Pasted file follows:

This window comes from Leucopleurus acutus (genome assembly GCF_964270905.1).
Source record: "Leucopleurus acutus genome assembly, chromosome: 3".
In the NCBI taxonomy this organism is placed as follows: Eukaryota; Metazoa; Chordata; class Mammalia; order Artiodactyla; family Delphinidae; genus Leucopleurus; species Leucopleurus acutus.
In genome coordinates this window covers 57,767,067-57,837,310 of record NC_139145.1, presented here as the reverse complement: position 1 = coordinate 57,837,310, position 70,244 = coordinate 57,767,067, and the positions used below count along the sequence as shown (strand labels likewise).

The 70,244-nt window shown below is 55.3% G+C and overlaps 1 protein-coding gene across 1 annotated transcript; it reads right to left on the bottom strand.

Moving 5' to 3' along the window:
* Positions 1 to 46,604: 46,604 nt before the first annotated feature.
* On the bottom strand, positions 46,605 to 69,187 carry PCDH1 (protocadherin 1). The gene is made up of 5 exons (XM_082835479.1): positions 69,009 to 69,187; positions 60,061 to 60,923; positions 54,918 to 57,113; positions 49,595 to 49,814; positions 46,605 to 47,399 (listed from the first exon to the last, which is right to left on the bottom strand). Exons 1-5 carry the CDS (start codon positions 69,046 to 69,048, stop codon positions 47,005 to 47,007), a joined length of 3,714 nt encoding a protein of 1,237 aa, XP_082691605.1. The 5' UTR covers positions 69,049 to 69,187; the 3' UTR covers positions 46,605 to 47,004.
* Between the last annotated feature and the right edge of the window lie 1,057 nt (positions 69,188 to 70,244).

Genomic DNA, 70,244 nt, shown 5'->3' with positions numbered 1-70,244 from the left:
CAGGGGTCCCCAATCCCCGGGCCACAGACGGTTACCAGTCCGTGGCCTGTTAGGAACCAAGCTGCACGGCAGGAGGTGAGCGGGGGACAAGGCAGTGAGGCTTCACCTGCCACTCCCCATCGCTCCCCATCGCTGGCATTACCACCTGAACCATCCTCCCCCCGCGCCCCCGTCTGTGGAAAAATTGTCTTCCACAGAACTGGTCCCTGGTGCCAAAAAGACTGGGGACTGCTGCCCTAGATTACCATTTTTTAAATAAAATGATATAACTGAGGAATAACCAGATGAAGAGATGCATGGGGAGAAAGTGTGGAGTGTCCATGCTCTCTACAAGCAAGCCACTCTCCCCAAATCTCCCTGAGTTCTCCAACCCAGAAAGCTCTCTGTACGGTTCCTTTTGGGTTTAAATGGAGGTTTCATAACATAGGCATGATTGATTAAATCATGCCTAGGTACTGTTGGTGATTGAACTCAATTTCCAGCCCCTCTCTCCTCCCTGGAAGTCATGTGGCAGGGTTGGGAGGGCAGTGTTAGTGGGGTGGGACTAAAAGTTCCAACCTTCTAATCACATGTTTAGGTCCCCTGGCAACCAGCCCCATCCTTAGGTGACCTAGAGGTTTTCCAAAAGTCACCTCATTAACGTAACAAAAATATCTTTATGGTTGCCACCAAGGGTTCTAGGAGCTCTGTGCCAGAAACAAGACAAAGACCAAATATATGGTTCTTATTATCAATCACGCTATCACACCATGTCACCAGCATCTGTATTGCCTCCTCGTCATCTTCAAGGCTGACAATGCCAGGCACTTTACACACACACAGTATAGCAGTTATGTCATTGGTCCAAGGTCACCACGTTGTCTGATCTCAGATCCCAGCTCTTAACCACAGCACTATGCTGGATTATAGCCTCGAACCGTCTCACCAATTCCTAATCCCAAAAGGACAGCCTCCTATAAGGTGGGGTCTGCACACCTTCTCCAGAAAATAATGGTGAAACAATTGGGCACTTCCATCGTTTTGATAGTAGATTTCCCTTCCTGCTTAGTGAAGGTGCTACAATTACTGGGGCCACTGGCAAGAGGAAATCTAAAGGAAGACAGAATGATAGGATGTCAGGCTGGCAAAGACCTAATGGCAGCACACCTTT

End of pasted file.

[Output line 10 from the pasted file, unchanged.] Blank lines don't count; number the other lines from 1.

Genomic DNA, 70,244 nt, shown 5'->3' with positions numbered 1-70,244 from the left: